Emissions allocation plan soaks up resources

Negotiating the 44 climate change agreements with industry consumed 29,000 hours of civil servants' and consultants' time three years ago - but the burden of preparing for the EU emissions trading scheme looks set to be even greater.

Market-based instruments are often said to be much less demanding of official and industry resources than regulation, but the claim has never been properly tested in the UK.

Two years ago, however, a Treasury submission to a parliamentary inquiry disclosed that 29,000 man-hours - about 17 man-years - had been invested by officials and consultants in preparing for the climate change agreements introduced in 2001. At the peak workload, 31 officials were involved.

Those eye-opening figures appear already to have been beaten during preparations of the national allocation plan under the EU emission trading scheme over the past few months.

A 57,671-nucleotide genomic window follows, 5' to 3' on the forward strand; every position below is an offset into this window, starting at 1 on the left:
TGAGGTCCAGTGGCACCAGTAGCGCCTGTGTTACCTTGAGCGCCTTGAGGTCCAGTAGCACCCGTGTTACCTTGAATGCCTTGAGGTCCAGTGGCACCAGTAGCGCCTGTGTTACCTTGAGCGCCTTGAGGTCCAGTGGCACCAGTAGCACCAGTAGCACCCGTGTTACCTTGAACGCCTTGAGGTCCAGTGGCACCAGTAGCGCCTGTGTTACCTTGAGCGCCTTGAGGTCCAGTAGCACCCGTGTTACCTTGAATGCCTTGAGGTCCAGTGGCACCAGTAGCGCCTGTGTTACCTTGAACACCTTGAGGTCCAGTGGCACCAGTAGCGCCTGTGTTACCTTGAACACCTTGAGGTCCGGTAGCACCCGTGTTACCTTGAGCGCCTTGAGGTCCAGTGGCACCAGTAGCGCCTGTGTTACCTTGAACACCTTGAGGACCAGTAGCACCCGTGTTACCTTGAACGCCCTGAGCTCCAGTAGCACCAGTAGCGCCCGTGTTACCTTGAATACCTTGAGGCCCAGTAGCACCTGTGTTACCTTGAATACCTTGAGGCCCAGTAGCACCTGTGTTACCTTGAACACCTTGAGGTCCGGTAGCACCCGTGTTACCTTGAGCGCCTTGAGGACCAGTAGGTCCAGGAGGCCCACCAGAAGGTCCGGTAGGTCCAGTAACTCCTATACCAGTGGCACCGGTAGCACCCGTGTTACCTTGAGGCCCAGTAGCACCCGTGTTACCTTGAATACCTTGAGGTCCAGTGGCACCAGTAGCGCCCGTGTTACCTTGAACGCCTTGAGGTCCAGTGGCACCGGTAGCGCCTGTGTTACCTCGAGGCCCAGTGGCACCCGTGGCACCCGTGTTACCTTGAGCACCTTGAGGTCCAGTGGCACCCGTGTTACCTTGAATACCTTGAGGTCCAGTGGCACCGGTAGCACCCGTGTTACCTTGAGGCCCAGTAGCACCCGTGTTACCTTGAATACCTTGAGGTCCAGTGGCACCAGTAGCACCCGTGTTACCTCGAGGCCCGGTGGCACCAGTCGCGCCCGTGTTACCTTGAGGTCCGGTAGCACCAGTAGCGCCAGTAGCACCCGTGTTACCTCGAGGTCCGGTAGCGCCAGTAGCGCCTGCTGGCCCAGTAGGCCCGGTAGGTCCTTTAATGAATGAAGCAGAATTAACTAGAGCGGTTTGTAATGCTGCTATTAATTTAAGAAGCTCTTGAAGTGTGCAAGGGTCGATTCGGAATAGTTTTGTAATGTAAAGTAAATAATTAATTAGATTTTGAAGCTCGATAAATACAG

Environment Minister Elliot Morley said that more than 40 staff in the Environment and Trade and Industry Departments and the devolved administrations have been involved in preparing the plan. "Significant contributions" have also been made by other Departments, including the Treasury and energy regulator Ofgem.1To date, costs to DEFRA and the DTI alone have amounted to £1.3 million in salaries, seminars and consultants' fees - and there will be plenty more before the job is finished.

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